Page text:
Prepositions vs Conjunctions

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AUTHORED BY: Surjeet Dalal @GeekDalal

Surjeet Dalal @GeekDalal

Content Strategist
Educator, Career Counselor & Lifelong Learner

Prepositions used as conjunctions and vice-versa

Prepositions and conjunctions, both are very essential parts of speech. It is quite easy to understand if they are learnt independently. But in certain cases, the user is not able to make out whether a given word has been used as a preposition or a conjunction. So, it becomes very significant to ascertain the proper use of a given part of speech. The topic in hand intends to discuss and find out a few words which generally appear as preposition on their faces, but they can be very much used as conjunctions, and vice-versa. Examples of such prepositions and conjunctions that are used interchangeably are: till, until, before, after, but, for, since and without etc.

Before going into further details, let us once again recollect what exactly prepositions and conjunctions are.

Prepositions are generally short words that have a noun or a pronoun after them as their objects. For a word to function as a preposition, it must be followed by a noun or an equivalent expression (along with qualifiers).

On the other hand, conjunctions join similar kinds of parts of speech or constructions. For example, a conjunction joins a noun / pronoun with another noun / pronoun, an adjective with another adjective, an adverb with another adverb and a phrase with another phrase and a clause with another clause. As far as utility is concerned, conjunctions are more versatile than prepositions.

In order to find out whether a given word has been used as a preposition or conjunction, the word or group of words that follow the word to be tested must be closely looked at. If a word that looks like a preposition and is followed by a clause, it is invariably a conjunction. On the other hand, if the word is followed directly by a noun or a pronoun, it is a preposition (this noun / pronoun must not function as subject of the verb / clause that follows it).

Let us look at a few examples in order to clarify the topic under discussion.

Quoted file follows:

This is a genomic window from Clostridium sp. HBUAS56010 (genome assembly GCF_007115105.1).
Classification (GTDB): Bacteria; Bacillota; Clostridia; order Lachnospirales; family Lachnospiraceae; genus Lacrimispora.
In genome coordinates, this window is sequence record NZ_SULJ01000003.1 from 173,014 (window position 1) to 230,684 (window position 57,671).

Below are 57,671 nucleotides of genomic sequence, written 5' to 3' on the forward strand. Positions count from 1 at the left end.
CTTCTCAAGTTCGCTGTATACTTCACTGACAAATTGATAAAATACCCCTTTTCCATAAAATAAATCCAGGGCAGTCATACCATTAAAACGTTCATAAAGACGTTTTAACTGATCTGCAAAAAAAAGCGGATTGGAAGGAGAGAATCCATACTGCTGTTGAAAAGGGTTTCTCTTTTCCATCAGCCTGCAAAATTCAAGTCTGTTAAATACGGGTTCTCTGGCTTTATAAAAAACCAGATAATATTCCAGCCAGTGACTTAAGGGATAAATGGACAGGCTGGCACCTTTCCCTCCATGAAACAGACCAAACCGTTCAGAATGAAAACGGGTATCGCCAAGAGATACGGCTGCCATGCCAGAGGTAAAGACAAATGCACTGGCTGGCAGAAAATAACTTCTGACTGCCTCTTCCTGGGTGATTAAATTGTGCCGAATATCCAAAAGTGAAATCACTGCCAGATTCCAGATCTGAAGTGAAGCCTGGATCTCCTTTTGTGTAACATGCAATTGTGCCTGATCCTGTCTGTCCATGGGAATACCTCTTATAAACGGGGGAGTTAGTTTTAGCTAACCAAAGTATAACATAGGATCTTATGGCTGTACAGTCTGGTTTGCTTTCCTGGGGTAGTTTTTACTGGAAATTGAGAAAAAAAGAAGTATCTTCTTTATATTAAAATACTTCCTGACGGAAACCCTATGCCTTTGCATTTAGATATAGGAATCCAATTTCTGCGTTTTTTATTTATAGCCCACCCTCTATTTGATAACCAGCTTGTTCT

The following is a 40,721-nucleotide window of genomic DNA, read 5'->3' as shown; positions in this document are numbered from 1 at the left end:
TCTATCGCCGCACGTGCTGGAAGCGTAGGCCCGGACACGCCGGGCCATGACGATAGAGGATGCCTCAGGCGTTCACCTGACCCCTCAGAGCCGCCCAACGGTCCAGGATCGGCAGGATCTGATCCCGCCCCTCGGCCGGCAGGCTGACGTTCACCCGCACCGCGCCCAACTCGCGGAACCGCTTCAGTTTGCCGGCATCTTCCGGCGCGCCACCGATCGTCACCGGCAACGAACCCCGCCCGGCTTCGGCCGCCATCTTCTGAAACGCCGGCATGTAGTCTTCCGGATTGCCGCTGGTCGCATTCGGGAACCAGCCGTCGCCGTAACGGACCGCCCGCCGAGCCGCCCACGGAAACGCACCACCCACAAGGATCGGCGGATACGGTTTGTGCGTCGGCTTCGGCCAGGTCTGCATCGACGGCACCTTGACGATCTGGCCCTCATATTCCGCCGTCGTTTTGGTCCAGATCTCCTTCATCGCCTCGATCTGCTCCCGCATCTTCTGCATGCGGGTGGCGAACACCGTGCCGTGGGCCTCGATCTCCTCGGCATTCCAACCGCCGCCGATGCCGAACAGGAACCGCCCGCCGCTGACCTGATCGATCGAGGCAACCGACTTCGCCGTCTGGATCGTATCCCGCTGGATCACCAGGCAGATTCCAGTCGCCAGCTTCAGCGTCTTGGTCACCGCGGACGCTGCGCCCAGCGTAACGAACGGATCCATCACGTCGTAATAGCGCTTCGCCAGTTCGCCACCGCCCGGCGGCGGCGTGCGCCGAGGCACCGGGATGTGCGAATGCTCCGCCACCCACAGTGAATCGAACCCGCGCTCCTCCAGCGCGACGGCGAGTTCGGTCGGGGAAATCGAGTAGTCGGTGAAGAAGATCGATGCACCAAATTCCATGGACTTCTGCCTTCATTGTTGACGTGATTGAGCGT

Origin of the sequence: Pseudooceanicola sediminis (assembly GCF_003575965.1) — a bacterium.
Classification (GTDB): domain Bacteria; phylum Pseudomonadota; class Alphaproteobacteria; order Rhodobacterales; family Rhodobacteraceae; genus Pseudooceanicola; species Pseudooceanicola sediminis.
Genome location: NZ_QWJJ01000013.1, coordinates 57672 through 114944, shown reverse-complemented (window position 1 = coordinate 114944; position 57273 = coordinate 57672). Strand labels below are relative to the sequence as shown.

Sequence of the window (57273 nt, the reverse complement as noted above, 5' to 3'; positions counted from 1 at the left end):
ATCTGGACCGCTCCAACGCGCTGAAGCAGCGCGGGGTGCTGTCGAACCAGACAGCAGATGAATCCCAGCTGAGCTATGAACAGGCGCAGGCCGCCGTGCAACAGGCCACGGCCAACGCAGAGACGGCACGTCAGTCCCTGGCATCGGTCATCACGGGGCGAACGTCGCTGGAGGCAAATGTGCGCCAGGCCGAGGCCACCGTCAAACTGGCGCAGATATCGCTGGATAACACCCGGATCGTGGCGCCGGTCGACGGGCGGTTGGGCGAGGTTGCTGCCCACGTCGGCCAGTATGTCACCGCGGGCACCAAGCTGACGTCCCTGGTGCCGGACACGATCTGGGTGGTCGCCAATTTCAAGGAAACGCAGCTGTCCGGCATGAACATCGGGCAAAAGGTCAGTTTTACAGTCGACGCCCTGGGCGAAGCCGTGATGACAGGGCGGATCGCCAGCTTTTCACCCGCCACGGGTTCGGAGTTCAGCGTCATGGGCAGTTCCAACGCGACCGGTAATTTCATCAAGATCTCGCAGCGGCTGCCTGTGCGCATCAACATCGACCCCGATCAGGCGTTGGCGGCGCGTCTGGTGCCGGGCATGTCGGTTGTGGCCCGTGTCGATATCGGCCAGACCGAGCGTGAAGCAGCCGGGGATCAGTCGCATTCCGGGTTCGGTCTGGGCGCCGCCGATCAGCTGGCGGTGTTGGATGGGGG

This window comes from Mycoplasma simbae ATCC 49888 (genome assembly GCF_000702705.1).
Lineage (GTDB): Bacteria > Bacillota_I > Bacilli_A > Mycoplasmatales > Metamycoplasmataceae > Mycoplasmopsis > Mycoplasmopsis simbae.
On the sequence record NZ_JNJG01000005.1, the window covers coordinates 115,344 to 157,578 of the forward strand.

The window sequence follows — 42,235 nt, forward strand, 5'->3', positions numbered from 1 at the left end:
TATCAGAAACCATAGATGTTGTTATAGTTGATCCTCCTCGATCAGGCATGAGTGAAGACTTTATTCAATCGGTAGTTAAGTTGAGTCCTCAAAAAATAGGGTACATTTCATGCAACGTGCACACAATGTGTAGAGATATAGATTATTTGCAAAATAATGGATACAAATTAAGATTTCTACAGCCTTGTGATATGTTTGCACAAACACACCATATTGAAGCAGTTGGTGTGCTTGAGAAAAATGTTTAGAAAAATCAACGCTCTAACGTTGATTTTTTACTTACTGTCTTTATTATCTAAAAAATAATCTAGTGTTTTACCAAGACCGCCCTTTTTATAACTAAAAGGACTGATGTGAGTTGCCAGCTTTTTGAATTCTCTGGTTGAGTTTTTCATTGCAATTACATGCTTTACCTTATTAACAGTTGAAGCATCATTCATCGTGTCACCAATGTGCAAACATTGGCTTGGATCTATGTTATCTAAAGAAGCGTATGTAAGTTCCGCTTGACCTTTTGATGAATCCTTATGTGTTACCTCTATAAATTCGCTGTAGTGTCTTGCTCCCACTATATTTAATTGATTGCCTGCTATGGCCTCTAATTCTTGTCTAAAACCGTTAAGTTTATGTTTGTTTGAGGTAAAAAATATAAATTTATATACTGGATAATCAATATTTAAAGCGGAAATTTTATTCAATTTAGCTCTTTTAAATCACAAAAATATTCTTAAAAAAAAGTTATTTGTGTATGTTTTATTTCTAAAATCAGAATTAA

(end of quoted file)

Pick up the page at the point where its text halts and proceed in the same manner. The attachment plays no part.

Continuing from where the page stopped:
I have brought all the books but one.

I have brought all the books but I forgot to bring one.

We went for a walk after dinner.

We went for a walk after we had taken a dinner.

Tom stood in the line before me.

Tom had completed his task before going out of the house.

We reached home before it began to rain.

Please wait for a few minutes for me.

Please work hard for you have very less time.

She went out without taking her purse with her.

She went out without her purse.

John works here as a teacher.

We must hurry up as we have to catch the early train.

This class shall continue till 4:00 p.m.

This class shall continue till it is 4:00 p.m.

You have to wait until sunrise.

You have to wait until the sun rises.

In the above examples, pay attention to the words in bold letters (both underlined as well as not underlined).  On careful observation, it can be easily made out that the words in bold letters and not underlined, are followed directly by a noun or a pronoun. These words in bold letters are prepositions, where the nouns and pronouns placed after them serve as objects of respective prepositions.

On the other hand, the underlined words in bold letters are followed by clauses or phrases that invariably contain a verb, and join these phrases and clauses with remaining part of the sentence. Since they join similar parts, the underlined words in bold letters are conjunctions.

The presence of a verb (in any form except the gerundial infinitive) after a word that looks like a preposition is sufficient proof to assert that the word under consideration is not a preposition.

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Tags Prepositions Grammar Conjunctions

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